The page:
Chart - V: Bond Valuations have built-in significant uncertainty premium


Source – Refinitiv, Quantum Research; Data as of June 17, 2022
Past Performance may or may not sustained in future.

Some of the widening in term spreads is due to a wider fiscal deficit and increased supply of bonds. Still, at this valuation, the 3-5 year part of the bond yield curve has already built in a significant uncertainty premium. Much of the domestic rate hikes are also priced in. Thus, the bond market may not be too sensitive to RBI’s rate hikes going forward.


However, high uncertainty over global monetary policy, rising crude oil prices, and unfavourable demand-supply dynamics remain a risk for medium to long-term bond yields.

Portfolio Positioning


In the Quantum Dynamic Bond Fund, we have been avoiding long-term bonds for some time due to our cautious stance on the markets. The defensive positioning helped the portfolio ride through the market sell-off over the last three months.


After the steep sell-off in the last two months, valuations have become even more attractive on medium to long-term bonds. However, given the high uncertainty as mentioned above, we will continue to be cautious in adding long-duration bonds as a core portfolio position.


We used the recent rise in bond yields to deploy the portfolio cash into 3-5 years government bonds. For the core portfolio, we continue to like the 3-5 years maturity bonds, which in our opinion offer the critical balance between duration and accrual yield.


We would remain open and nimble to exploit any market mispricing by making a measured tactical allocation to any part of the bond yield curve as and when the opportunity arises.


We stand vigilant to react and change the portfolio positioning in case our view on the market changes.

What should Investors do?


After more than a 100 bps sell-off in the bond market over the last year, the return potential of debt funds has improved significantly. We suggest investors increase allocation to dynamic bond funds in a staggered manner with 2-3 years holding period.


Investors with a shorter holding period and low-risk appetite should stick to liquid/money market funds with low credit risks.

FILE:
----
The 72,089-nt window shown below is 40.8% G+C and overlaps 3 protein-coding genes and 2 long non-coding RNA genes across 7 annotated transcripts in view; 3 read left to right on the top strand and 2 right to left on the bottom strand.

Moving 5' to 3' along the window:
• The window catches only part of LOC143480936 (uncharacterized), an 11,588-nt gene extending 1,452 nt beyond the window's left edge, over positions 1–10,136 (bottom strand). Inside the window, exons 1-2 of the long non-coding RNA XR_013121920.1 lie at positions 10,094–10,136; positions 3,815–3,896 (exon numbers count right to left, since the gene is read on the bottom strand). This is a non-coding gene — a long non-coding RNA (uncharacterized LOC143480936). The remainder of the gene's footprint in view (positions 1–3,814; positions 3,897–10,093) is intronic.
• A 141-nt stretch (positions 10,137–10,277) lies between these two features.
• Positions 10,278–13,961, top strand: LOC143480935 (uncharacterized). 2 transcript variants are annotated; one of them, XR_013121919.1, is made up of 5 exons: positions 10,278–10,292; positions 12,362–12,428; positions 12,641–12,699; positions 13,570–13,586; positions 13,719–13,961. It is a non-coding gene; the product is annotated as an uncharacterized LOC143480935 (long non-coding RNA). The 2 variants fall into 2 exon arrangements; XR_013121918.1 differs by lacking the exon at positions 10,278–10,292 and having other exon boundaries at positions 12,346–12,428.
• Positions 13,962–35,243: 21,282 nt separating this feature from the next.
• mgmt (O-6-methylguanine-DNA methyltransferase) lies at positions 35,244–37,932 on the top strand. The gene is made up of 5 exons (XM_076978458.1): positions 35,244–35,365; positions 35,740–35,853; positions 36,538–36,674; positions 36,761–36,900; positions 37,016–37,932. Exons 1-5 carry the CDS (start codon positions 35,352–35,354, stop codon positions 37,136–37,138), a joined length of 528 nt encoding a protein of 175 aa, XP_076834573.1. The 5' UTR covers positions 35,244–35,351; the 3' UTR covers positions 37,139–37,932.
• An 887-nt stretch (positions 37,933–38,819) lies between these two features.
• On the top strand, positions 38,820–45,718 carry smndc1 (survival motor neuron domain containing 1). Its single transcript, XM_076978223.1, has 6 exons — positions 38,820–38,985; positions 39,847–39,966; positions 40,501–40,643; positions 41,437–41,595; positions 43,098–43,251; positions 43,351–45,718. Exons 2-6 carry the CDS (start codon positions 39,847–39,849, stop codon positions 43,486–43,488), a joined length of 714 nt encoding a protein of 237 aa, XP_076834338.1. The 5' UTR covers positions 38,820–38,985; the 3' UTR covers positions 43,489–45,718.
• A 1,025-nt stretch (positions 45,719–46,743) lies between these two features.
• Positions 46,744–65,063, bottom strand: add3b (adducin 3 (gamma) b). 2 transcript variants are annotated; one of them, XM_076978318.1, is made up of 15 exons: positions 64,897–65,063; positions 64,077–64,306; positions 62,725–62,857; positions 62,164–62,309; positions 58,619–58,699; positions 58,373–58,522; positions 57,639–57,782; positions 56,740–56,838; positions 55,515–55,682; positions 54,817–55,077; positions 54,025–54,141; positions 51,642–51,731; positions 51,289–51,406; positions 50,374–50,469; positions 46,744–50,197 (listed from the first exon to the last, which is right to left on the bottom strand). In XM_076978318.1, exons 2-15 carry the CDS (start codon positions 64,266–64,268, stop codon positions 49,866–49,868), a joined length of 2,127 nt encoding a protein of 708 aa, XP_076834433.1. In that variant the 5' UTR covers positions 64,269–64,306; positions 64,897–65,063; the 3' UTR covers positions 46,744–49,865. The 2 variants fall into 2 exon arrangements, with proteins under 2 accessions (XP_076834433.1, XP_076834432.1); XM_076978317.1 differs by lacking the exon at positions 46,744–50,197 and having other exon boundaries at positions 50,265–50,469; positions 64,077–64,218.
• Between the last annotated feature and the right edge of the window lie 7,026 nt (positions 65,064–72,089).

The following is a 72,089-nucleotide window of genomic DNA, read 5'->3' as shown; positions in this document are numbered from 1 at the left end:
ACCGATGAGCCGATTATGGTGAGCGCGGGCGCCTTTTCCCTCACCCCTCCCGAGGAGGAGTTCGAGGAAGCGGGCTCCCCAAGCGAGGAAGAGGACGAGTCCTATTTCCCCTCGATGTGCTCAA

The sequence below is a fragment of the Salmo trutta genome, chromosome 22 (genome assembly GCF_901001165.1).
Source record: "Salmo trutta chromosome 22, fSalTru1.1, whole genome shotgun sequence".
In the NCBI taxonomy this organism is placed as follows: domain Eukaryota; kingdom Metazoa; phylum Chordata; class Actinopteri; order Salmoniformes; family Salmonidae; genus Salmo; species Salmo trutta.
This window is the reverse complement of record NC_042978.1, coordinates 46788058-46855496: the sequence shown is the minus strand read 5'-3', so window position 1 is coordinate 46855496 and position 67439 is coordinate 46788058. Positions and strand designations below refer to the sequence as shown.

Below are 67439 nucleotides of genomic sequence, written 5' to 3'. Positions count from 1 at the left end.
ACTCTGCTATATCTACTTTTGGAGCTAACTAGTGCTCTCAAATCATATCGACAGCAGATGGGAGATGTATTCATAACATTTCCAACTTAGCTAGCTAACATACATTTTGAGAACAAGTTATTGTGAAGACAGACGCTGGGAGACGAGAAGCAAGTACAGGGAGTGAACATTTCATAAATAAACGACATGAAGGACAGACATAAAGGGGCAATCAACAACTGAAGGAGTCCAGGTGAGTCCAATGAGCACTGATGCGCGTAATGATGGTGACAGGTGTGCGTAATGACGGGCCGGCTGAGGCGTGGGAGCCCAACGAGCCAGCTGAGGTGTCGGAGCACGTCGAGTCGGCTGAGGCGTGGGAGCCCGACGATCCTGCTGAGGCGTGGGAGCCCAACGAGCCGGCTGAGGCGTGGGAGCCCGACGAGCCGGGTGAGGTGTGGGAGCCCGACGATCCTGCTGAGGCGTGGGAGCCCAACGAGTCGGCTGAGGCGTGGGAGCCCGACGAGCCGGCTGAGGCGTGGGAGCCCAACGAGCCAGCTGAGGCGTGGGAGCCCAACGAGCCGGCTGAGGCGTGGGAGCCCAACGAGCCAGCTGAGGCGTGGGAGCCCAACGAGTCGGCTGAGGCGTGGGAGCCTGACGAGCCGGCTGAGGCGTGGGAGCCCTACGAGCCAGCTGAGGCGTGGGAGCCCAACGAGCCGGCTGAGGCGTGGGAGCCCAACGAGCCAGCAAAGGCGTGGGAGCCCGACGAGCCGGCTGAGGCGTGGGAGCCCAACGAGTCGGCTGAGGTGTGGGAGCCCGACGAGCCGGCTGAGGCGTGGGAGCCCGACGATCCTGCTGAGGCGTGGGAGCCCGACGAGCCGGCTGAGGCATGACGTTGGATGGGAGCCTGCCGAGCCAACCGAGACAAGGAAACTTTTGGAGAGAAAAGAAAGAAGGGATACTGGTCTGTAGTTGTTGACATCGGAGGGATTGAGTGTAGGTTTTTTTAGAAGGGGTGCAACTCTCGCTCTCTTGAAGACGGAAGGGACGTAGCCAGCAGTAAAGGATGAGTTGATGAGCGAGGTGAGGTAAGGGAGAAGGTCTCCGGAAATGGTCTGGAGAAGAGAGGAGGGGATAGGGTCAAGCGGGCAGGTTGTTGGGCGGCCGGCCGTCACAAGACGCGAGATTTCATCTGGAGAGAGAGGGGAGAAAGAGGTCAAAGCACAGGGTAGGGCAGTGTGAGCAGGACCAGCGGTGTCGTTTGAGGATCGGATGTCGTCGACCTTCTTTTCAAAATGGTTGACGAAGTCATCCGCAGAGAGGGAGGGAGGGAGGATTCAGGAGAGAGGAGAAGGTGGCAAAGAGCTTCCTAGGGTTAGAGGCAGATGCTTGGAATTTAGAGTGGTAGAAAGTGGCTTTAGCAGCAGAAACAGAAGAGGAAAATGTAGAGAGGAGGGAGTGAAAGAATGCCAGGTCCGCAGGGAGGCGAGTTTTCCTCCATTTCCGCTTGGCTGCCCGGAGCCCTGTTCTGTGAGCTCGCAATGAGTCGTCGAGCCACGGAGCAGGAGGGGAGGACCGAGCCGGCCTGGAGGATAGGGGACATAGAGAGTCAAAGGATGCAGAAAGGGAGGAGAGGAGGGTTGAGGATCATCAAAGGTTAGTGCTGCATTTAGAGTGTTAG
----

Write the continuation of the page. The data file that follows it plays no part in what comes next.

For any queries directly linked to the insights and data shared in the newsletter, please reach out to the author – Pankaj Pathak, Fund Manager – Fixed Income at [email protected].

For all other queries, please contact Neeraj Kotian – Area Manager, Quantum AMC at [email protected] / [email protected] or call him on Tel: 9833289034

   

Read our last few Debt Market Observer write-ups -
- RBI Sprint - Market Tremors
- Inevitable Pivot: Resetting Market Expectations


Product Labeling
Name of the SchemeThis product is suitable for investors who are seeking*Riskometer
Quantum Dynamic Bond Fund

An Open-ended Dynamic Debt Scheme Investing Across Duration. A relatively high interest rate risk and relatively low credit risk.
• Regular income over short to medium term and capital appreciation

• Investment in Debt / Money Market Instruments / Government Securities
Quantum Equity Fund of Funds
Investors understand that their principal will be at Low to Moderate Risk
* Investors should consult their financial advisers if in doubt about whether the product is suitable for them.
The Risk Level of the Scheme in the Risk O Meter is based on the portfolio of the scheme as on March 31, 2022.
Potential Risk Class Matrix – Quantum Dynamic Bond Fund
Credit Risk →Relatively LowModerate (Class B)Relatively High (Class C)
Interest Rate Risk↓
Relatively Low (Class I)   
Moderate (Class II)   
Relatively High (Class III)A-III